Danny Westneat takes an opinionated look at the Puget Sound region's news, people and politics. Send tips or comments to firstname.lastname@example.org. His column runs Wednesday and Sunday.
Neither party is making much of a case it can solve the state’s problems. And on the biggest problems facing state government — education and transportation — we’re stuck. Voters are bored, uninspired and tuned out.
Though considered an embarrassing mistake, Seattle’s ramps to nowhere inexplicably became part of the fabric of city life. Now the state’s tearing them down after 51 years.
The red ink continues to flow on Seattle’s streetcar experiment.
Even the experience of mistakenly selling assault rifles to an eight-time felon isn’t enough to convince some gun enthusiasts of the need for background checks.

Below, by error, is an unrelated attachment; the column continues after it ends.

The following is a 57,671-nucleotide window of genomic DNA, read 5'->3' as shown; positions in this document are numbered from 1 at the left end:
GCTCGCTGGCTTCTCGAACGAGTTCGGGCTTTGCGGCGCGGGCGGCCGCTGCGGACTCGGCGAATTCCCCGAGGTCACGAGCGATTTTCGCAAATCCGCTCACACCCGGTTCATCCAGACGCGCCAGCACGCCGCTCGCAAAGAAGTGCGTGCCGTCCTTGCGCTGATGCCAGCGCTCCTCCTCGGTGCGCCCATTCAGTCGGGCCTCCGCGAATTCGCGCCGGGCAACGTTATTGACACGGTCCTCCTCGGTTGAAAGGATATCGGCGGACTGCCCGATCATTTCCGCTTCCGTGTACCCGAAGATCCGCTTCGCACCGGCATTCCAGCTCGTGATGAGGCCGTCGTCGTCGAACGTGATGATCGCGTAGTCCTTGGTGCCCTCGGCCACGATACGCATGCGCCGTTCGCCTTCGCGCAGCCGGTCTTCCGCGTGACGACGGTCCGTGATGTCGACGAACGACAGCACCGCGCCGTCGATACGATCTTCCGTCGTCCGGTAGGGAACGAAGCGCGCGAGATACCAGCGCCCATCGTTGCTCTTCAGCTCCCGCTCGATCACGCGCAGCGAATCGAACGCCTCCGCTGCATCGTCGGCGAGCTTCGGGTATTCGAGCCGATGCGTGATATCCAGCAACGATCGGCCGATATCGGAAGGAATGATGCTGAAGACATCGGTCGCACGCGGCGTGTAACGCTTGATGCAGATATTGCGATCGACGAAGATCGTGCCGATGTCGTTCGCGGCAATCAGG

Seattle is like one big dysfunctional family, as this year’s election ballot shows.
Metro’s predicted financial “hurricane” apparently isn’t going to hit the bus system after all. But it may have done a whole lot of political damage.
Can selling a newly legalized drug help revitalize a corner that has been plagued by illegal drugs? Or will it further the trouble?
The idea that we have become a poor country seems ridiculous. Unless you read the news as a foreigner might.
The NFL isn’t the only one with a widespread domestic-violence problem. In Seattle there are roughly two Ray Rice or worse domestic attacks, usually on women, each day. And those are just the ones reported.
Turns out Metro doesn’t have to cut the bus system as much as it once claimed. So maybe now we can get to what really needs to be done: expanding it.
After not one but two buses in a row pass you by because they’re too jammed to board, it’s time to get a car.